Goldfinch is a Captivating Story, Despite Critic Backlash Goldfinch is a Captivating Story, Despite Critic Backlash

12 Sep , 2019

Why am I the only one who liked Goldfinch?

But seriously, Goldfinch (so far) has really poor reviews. It’s been criticized in every direction - the acting, the storytelling, the pacing. It’s even getting PANNED for being too similar to the book. I’ll admit it, I haven’t read the book. Is that why I liked it? 

In my opinion, trailers looked great. The synopsis sounded interesting. Now that I understand the plot of the movie, I find it a little surprising that this story made its way to becoming a feature length film. It’s extremely contemplative, and I guess it would be fair to call it a bit slowly paced. In fact, I’d argue that the “action-y” scenes towards the end are the least interesting to watch. What I loved were the slower parts of the movie. 

To keep it vague, the movie is about a boy, Theo, who loses his mother and the way his life plays out into his young adult years. Oh, and there’s a painting of a bird. The movie regularly darts between Theo’s childhood and his adult years. I liked this quality. This nonlinear structure plays out in such a way that I found rewarding to watch. Certain qualities of adult Theo would later be explained by something that happened to young Theo. The result is that I really ended up invested in the character, and with each explanation, I felt more connected to him and his story. There was a point towards the end of the movie where I almost cried because I thought the worst would happen.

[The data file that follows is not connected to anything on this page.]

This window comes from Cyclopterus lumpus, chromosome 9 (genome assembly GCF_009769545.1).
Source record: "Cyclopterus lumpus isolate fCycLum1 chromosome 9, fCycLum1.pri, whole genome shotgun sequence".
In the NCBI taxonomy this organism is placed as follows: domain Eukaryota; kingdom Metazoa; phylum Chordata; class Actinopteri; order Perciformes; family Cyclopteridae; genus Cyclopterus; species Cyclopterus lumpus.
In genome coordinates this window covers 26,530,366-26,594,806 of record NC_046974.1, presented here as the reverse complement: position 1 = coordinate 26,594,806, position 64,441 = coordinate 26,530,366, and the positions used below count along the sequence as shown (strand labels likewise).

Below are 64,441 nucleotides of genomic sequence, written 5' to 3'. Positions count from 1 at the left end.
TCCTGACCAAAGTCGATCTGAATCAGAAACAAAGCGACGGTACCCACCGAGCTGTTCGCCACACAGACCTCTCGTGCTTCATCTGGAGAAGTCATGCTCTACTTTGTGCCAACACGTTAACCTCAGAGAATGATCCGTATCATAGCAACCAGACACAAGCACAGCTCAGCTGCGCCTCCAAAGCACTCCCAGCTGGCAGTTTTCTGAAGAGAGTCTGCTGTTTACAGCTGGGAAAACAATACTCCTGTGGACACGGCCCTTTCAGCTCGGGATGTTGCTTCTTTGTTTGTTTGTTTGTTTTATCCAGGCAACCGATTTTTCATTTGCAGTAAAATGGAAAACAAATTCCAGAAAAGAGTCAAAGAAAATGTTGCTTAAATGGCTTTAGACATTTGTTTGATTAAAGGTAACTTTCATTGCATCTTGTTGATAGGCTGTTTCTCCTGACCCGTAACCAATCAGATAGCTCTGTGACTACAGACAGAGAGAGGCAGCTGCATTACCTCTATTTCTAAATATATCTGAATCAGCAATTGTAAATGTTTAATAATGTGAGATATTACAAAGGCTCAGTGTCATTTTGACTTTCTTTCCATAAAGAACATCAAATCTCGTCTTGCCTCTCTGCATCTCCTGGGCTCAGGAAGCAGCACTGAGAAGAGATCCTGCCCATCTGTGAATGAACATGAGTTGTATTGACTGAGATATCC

My brother would describe this movie as a “thinky movie”. Its contemplative nature means that we are forced to derive meaning from visuals as opposed to dialogue. I feel like it’s been ages since I saw a movie that didn’t force its characters to explain their emotions and motivations to me every ten seconds, so I sort of reveled in the silence. The cast really shines in these silent moments. Exchanges between Theo and temporary caregiver Mrs. Barbour are convincing in their minimalism.

The relationship between Theo and his childhood friend Boris feels authentic, and Theo’s admiration for Hobie really tugs on the heartstrings. The cast here is pretty stacked, and they all do an amazing job. It’s hard to tell an emotional story based primarily on facial expressions and actions, but they are wildly successful. 

Visually, this movie is beautiful. I’m not a fan of shaky cameras or an abundance of closeups, and in Goldfinch we get to see what can happen when a filmmaker puts a camera on a tripod and doesn’t. Freaking. Move it. The effect is fantastic. It’s a long movie with a good few super distinctive settings, and the direction really shows this off. The whole movie is extremely artistic.

Maybe I liked this movie because it was the exact opposite of IT. Maybe I liked this movie because I didn’t read the book. I even told Stu, who saw the movie with me, about the overwhelmingly negative reviews and he responded, “were we just emotional?” I don’t know, maybe we were. But doesn’t that mean the movie succeeded?